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OP0113 Metabolic syndrome and liver stiffness in psoriatic arthritis and psoriasis patients: a case-control study
  1. A Ortolan1,
  2. M Lorenzin1,
  3. G Tadiotto1,
  4. F Oliviero1,
  5. A Hoxha1,
  6. S Piaserico2,
  7. L Punzi1,
  8. R Ramonda1
  1. 1Rheumatology Unit, Department of Medicine DIMED
  2. 2Dermatological Clinic, University of Padova, Padova, Italy


Background Psoriatic arthritis (PsA) and psoriasis (PsO) are commonly associated to various comorbidities, among which metabolic syndrome (MetS) has been demonstrated to be more prevalent in these groups with respect to the general population. However, few data are available regarding the comparison between PsA/PsO. Besides, a possible consequence of MetS is the development of a non-alcoholic fatty liver disease (NAFLD), which can progress to fibrosis, the latter rarely assessed in PsA/PsO.

Objectives The aim of this case-control study was: 1) to compare prevalence of MetS in PsA and PsO 2) to evaluate the presence of liver fibrosis in these two groups using hepatic elastography.

Methods Forty-three consecutive PsA patients classified according to ClASsification criteria for Psoriatic ARtritis (CASPAR), and 33 consecutive PsO patients without history/manifestations of arthritis, attending the Rheumatology and Dermatology Units of University of Padua, were studied. Exclusion criteria were: conditions which may cause liver fibrosis other than NALFD (eg viral hepatitis, autoimmune or genetic liver disease), alcohol consumption >20 grams/day, active smoking, daily use of non-steroidal anti-inflammatory drugs. Anamnestic, laboratory (cholesterol, triglycerides, uric acid, fasting glucose, insulin, albumin, transaminase) and metrological (blood pressure, waist circumference, height, weight) data were collected. MetS was defined according to the criteria of National Cholesterol Education Program's Adult Treatment Panel III report. Insuline resistance was quantified through HOMA (Homeostatic Model Assessement). All patients underwent hepatic elastography to evaluate liver stiffness; values >7 kPa were taken as indicator of liver fibrosis. PsO severity was assessed through Psoriasis area severity index (PASI). Differences in variables between PsA/PsO were compared through non parametric Mann-Whitney test, and Chi-square test for categorical variables. Correlations between variables were evaluated through Spearman test.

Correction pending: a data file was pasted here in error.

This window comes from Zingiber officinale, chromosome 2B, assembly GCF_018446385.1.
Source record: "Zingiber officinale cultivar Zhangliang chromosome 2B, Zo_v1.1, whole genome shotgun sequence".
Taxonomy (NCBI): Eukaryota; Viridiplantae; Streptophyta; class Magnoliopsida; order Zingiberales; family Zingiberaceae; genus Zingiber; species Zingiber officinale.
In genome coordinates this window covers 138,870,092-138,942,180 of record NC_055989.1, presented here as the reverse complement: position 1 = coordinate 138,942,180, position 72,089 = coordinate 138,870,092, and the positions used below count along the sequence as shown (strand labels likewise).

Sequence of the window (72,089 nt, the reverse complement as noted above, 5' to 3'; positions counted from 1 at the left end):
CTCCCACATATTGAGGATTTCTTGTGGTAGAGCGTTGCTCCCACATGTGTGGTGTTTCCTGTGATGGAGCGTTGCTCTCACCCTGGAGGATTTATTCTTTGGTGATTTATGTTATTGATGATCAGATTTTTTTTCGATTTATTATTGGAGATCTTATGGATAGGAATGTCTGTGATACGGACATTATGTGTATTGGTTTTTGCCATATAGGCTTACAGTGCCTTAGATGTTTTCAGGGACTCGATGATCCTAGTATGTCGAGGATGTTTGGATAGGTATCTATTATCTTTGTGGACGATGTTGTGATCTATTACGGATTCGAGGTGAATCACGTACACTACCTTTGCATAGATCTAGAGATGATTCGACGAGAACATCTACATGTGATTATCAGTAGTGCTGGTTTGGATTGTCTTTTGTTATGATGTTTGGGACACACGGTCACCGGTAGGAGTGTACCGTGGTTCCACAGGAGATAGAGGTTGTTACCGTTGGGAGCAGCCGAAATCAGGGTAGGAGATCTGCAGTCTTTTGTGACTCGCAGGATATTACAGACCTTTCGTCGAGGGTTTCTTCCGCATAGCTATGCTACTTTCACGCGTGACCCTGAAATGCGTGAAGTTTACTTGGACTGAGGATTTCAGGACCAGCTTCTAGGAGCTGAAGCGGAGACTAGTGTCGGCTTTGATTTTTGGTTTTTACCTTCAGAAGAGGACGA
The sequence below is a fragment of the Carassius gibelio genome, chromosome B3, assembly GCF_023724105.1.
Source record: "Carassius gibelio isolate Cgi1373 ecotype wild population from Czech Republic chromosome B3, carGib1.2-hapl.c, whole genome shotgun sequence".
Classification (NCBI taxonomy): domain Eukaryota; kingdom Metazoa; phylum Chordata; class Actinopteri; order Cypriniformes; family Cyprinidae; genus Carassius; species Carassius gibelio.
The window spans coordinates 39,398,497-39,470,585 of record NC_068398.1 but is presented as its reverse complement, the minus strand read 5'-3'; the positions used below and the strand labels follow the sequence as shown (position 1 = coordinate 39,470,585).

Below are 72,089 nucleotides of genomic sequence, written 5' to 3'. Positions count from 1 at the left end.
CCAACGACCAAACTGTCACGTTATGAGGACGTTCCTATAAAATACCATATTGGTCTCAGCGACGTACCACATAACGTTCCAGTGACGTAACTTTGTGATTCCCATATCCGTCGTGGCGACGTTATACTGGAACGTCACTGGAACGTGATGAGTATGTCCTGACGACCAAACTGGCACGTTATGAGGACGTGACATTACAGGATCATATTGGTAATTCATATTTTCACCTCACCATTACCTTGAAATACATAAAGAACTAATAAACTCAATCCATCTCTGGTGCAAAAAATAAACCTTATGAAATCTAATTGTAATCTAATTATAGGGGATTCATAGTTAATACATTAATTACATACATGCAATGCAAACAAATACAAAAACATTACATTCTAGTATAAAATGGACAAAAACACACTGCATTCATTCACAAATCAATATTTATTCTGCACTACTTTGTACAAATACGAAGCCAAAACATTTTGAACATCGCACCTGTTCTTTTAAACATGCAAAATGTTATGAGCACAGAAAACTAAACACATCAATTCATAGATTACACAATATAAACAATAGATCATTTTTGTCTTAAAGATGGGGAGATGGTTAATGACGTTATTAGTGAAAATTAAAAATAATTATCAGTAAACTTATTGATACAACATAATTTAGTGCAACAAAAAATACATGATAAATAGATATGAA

Results PsA and PsO patients showed similar characteristics (mean age 60,2±8,4 vs 54,5±19,6 years, 74,4% vs 63% males, artritis/PsO duration 12,6±8,5 vs 18,2±14,2 years). The only variables which differ in PsA/PsO groups were Body Mass Index (BMI) (25,7±3,4vs 29,1±6,3), PASI (5±4,6 e 1,5±2,5) and serum uric acid (4,9±1,5 vs 5,7±1,4 mg/dL), all higher in PsO (p-values 0,0092, 0,0355 and 0,0001 respectively). Prevalence of MetS and liver fibrosis in the 2 groups were was similar: 34,9% and 30,8% in PsA vs 33,3% and 27,6% in PsO (p=ns). Among all correlation studied, only serum uric acid, liver stiffness and PASI correlated with other variables (Table). Most interestingly, liver stiffness very well correlated with serum uric acid in PsO (p<0,0001 r=0,73).

Conclusions We observed a similar prevalence of MetS and hepatic stiffness in PsA and PsO. The correlation found between uric acid level and hepatic stiffness could lie on the fact that uric acid seems to favour insulin resistance, hypertension, dyslipidemia and other MetS risk factors. MetS could be therefore one of the major determinants to liver fibrosis in PsA and PsO, thus highlighting how comorbidities are not only coexhisting conditions, but are strongly linked to each other and need to be treated as well as the skin and joint aspect.

Disclosure of Interest None declared

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